As a contractor, when you want to bid on a tax-funded construction job, you’ll likely be required to apply for and obtain several kinds of bonds. The different types of bonds can get somewhat confusing or the bonding process difficult to navigate.
We at CSBA work to educate California contractors on the types of bonds they’ll be required to get and make sure they’re prepared for each step of the underwriting process. In this article, we’ll focus on what a contract bond is and answer questions a contractor often has around contract bonding.
Contract Bonds Defined
Contract bonds are a type of surety bond that is filed with the owner of a project, referred to as the Obligee, in order to bid on a construction project or enter into a contract to build the project. To put it simply, and in broad terms, it guarantees that contracts will be fulfilled and the term is often interchangeable with “construction bond.” By requiring the bond, it means that if a contractor fails to fulfill the terms of the contract, the owner can make a claim on the bond to recover any financial losses and ensure the contract obligation is fulfilled.
A contract bond isn’t a specific surety bond, which can confuse some contractors when required to get it. Contract bonds are a broad categorization of surety bonds. The most common surety bonds under the contract bond category when bidding on a construction job include:
The most common surety bonds under the contract bond category when bidding on a construction job include:
There are several other types of contractor bonds that are more uncommon, such as:
- The Maintenance Bond
- Site Improvement Bond
- Supply Bond
Each of these surety bonds falls under the contract bond category, so when a project owner requires one, it’s important to understand which one they are referring to. The type of contract bond should be outlined in the bid requirements before a contractor submits a construction bid and wins the job.
Is a Contract Bond Required?
Whether a contract bond is required for a contractor primarily depends on the kind of construction job they’re bidding on. By law, any construction project that uses tax dollars must require several types of contract surety bonds:
This isn’t to say a surety bond won’t be required by privately-held construction jobs either. It’s better to approach bonding as thinking of it as a general requirement, specifically the three listed above. This way you’re prepared to get a contract bond no matter when it’s required.
What is the Average Contract Surety Bond Cost?
The second question a contractor usually asks themself after hearing a contract bond is required is, “what’s it going to cost me?” All surety bonds have a premium a contractor pays to get bonded, but the amount can range between 1-3% of the contract amount. The premium rate depends on several factors, including:
- The contractor‘s credit score
- The financial statements provided
- If financial statements have been prepared by a CPA
- The size of the contract bond needed
- The strength of a contractor‘s internal financials
- Scope of work
It’s important to note that you have some control over the cost of a bond, which you can read more in-depth about here: (how to know if you’re paying too much for a surety bond article)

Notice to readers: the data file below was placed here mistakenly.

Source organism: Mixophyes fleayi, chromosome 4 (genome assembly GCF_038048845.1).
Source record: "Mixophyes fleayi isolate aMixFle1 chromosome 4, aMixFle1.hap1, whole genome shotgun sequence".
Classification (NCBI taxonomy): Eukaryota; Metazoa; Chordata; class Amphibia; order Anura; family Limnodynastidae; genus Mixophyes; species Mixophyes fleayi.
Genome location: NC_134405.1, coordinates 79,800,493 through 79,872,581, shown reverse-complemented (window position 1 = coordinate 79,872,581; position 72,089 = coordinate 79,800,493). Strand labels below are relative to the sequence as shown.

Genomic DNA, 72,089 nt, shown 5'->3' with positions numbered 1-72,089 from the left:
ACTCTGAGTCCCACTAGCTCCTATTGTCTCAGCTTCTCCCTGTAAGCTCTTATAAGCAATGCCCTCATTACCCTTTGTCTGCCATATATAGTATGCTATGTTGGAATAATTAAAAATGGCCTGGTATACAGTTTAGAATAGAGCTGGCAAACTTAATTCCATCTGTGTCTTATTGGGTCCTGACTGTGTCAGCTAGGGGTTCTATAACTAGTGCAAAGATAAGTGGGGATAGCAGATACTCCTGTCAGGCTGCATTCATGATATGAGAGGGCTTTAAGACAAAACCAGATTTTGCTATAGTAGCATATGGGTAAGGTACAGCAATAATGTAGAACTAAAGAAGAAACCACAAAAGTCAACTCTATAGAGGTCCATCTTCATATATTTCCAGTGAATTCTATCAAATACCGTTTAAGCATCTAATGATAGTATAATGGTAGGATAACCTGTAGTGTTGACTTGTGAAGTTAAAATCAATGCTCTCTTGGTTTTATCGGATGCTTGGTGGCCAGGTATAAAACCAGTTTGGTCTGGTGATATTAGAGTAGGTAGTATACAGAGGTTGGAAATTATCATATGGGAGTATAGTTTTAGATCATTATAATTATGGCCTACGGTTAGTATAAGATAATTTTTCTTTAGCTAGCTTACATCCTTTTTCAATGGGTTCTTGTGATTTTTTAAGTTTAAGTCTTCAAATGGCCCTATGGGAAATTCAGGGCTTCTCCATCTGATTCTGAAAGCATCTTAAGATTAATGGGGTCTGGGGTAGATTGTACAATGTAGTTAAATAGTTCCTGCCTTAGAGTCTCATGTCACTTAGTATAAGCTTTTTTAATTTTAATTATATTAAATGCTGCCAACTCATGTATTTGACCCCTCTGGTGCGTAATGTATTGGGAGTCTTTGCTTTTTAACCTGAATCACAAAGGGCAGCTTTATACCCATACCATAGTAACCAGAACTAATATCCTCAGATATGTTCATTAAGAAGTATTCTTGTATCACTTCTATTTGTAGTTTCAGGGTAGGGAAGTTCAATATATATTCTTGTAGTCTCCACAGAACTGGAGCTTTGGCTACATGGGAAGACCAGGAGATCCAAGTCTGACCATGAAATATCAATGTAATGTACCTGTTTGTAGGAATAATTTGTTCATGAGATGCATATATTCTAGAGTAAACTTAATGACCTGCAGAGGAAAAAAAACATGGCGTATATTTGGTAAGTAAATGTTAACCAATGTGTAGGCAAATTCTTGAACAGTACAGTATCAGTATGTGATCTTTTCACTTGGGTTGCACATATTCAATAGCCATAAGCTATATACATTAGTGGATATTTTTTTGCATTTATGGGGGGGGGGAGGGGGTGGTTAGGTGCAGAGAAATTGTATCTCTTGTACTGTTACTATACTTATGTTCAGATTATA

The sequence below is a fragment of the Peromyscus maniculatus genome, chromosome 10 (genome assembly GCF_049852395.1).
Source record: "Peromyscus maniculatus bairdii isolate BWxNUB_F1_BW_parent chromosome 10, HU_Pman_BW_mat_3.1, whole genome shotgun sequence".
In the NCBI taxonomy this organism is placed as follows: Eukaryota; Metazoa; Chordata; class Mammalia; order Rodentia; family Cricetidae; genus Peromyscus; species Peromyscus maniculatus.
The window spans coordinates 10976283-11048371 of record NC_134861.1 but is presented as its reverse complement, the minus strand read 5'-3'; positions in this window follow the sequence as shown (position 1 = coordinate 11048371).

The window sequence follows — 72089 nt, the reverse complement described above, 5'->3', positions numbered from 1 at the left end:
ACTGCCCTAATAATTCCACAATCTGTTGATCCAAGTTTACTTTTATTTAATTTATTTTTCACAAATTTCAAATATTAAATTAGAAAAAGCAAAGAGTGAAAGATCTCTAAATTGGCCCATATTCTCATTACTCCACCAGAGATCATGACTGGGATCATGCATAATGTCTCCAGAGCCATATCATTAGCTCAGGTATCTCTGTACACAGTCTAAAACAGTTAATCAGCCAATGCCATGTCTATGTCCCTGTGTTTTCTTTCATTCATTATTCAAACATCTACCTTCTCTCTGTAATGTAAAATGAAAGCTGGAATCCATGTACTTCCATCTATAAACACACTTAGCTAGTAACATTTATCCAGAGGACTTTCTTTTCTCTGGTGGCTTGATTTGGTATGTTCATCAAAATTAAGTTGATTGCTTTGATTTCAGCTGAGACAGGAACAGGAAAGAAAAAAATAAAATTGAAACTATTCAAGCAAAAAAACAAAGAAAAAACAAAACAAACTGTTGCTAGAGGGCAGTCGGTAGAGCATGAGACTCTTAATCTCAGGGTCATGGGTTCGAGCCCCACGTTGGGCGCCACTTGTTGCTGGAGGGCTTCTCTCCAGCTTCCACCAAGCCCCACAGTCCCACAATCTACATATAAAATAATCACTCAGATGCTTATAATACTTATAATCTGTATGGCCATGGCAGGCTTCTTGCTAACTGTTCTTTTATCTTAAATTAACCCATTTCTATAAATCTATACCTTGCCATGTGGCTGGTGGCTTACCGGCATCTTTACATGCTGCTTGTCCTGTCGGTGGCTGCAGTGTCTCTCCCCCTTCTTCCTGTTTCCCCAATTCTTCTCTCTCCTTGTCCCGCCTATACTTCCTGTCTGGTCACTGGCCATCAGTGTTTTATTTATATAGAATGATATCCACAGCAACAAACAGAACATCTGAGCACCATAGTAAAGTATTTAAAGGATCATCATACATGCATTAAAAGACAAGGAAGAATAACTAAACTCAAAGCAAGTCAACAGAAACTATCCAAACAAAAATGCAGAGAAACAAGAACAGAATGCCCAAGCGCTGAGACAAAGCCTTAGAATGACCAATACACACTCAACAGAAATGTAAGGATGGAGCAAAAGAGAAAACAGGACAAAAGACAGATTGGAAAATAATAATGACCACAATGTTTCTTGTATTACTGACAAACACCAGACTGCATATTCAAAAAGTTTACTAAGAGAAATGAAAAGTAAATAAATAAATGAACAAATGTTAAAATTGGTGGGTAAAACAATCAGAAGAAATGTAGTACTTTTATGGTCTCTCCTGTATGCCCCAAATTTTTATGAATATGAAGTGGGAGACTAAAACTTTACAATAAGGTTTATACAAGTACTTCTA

What are the Requirements for a Contract Bond?
As you know now, contract bonds are a type of surety bond, and the requirements to apply for one can differ from bond type to bond type. Taking it even one step further, it can depend on the bond amount a contractor needs. However, the good news is that the process for prequalifying for bid bonds, payment bonds and performance is the same. When a contractor qualifies for one, the surety is typically qualifying them for all three. Here are the basic requirements:
The Bid Bond, Payment Bond and Performance Bond
- The contractor’s personal credit score
- The length of time the contractor has been in business
- The contractor’s track record of profitable projects finished
- Bonds less than $750, 000 can be obtained with a simple 1-2 page application and are more based on the credit of the contractor who owns the construction business and their experience with similarly sized jobs.
- A bond over $750K and up to $1.5 million requires financial statements from both the contractor’s company and their personal statements as well.
- Bonds over $1.5 million often require a CPA with experience in construction accounting and reports that allow the surety provider to track the job performance. Why construction accounting experience is important in a CPA is fully explored in this article, we strongly encourage you to read it: (are financial statements from a CPA always required for bonding article)
- Do you have the internal controls to account for and manage the job?
Contract Bonding with Surety Experts
The best way to navigate and successfully gain any contract bond is by working with a surety expert. We at CSBA are committed to improving the surety literacy of California contracts and that’s why we write these articles. Understanding surety bonds is integral to working in construction and while the financial end of bonding may be dull and confusing, the basics are important to know.
Working with CSBA can help remove the burden of applying for surety bonds altogether. We help prepare you for the underwriting process and show you how to increase your bonding capacity to successfully bid on larger jobs. We not only help contractors get bonded but give you the tools to structure your business to make it more attractive to surety providers.
Worry about building California, we’ll take care of the surety bonds you need.